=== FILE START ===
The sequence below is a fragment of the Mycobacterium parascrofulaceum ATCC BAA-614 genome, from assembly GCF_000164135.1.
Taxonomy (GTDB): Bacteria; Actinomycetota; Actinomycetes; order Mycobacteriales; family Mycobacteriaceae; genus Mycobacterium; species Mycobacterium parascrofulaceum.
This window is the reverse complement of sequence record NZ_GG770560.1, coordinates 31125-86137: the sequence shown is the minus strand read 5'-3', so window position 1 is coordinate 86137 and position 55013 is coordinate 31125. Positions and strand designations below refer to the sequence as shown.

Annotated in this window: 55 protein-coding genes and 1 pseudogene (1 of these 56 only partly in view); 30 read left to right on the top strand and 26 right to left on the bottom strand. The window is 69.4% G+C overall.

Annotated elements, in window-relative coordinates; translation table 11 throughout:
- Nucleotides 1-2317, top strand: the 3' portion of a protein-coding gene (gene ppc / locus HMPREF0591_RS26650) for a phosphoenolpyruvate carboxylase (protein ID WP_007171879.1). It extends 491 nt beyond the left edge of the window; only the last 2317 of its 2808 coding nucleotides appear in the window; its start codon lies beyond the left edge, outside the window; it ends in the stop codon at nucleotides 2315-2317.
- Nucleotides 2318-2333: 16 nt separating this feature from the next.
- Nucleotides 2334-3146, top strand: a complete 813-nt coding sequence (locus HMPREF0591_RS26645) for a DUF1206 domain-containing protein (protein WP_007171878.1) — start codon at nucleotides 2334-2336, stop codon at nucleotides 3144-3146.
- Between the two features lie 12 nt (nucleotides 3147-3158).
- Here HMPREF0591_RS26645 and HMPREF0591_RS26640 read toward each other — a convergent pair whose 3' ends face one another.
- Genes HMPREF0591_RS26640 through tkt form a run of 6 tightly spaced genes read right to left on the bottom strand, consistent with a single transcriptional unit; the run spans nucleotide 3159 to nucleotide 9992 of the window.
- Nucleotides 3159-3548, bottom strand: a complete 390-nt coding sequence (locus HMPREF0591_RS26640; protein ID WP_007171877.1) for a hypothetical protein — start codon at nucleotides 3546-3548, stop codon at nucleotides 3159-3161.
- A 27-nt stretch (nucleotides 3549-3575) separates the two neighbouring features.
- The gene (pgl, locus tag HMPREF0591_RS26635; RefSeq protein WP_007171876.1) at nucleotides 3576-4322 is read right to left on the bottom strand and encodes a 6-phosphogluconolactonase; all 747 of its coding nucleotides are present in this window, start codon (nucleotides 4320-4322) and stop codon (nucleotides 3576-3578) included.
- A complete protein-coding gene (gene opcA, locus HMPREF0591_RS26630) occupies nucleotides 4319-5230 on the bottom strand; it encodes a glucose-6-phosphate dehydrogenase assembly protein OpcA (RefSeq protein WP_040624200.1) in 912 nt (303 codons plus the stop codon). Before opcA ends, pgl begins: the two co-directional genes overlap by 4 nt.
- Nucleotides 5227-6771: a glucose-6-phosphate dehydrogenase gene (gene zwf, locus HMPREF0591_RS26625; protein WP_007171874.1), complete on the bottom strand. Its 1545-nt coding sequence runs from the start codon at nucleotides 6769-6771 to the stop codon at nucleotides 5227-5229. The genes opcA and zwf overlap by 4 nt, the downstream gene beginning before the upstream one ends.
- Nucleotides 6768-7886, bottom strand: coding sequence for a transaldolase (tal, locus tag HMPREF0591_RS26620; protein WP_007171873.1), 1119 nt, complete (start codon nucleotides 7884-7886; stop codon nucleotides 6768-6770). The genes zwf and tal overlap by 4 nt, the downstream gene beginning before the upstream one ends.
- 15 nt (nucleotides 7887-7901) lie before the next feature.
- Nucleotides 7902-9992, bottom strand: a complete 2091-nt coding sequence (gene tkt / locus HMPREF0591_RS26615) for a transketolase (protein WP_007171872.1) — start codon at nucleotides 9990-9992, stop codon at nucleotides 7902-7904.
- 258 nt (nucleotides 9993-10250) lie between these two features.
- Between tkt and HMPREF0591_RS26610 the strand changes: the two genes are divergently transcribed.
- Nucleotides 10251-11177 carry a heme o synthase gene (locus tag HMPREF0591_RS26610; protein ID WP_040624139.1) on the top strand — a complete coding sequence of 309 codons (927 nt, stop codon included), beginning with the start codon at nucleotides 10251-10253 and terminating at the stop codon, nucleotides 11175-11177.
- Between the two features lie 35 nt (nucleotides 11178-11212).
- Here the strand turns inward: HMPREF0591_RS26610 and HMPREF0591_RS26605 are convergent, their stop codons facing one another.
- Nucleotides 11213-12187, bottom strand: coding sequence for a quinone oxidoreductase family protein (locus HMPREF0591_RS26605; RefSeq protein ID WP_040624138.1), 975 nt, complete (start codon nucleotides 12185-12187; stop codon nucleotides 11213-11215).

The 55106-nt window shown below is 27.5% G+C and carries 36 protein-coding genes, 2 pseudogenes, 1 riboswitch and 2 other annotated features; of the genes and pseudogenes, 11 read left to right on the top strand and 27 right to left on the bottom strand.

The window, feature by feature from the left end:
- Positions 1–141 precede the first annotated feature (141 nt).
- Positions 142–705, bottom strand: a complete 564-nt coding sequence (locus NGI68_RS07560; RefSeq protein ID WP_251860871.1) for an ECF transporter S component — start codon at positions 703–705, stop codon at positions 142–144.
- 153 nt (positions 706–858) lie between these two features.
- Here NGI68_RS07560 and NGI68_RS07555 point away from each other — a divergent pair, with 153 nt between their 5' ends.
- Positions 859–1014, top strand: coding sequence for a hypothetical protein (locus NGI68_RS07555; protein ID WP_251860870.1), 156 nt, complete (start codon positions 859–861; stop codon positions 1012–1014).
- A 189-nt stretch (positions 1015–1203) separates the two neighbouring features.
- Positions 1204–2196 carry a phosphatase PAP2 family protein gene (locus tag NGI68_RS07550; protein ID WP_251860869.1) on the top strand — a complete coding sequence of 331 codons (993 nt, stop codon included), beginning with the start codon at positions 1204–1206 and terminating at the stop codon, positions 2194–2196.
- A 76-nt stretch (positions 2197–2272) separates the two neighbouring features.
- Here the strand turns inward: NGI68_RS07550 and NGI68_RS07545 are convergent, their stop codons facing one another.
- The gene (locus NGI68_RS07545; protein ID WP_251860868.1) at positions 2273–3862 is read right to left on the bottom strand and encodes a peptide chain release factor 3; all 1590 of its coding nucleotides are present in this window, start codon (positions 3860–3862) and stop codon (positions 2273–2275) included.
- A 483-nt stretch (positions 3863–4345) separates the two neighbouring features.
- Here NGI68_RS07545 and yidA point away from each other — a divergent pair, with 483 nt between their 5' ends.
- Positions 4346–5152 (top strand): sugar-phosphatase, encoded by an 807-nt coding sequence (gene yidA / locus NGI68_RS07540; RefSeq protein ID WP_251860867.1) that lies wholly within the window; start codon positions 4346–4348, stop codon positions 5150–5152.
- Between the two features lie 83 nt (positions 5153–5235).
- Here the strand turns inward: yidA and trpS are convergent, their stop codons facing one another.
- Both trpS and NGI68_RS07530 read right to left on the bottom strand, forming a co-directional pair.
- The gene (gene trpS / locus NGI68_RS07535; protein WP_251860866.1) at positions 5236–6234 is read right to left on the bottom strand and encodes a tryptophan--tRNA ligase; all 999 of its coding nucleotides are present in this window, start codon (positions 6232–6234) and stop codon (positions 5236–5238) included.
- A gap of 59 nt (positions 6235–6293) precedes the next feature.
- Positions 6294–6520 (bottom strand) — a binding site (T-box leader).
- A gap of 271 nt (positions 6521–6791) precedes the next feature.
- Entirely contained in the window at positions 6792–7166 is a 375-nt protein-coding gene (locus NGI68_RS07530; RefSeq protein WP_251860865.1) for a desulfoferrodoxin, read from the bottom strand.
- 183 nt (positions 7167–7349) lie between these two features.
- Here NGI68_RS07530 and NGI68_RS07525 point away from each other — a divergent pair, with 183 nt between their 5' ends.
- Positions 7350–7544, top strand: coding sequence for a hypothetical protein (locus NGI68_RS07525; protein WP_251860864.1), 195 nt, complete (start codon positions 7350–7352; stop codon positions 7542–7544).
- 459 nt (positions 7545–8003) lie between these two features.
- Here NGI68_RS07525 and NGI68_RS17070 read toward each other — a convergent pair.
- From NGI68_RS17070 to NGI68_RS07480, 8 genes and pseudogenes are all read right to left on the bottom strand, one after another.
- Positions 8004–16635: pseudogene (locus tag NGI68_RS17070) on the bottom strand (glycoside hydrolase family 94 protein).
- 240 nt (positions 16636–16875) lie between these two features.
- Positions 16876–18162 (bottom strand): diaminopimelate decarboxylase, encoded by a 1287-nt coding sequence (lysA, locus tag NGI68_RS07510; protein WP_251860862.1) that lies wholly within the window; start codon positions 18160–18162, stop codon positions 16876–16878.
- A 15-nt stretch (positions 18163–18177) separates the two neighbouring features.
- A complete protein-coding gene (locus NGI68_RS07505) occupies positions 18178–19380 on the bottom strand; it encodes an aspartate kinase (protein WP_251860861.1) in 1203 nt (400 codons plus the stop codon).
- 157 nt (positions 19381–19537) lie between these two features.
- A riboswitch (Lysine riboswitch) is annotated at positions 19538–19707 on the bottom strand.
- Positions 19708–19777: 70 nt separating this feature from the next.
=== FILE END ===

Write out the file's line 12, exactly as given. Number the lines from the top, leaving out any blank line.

- Nucleotides 3159-3548, bottom strand: a complete 390-nt coding sequence (locus HMPREF0591_RS26640; protein ID WP_007171877.1) for a hypothetical protein — start codon at nucleotides 3546-3548, stop codon at nucleotides 3159-3161.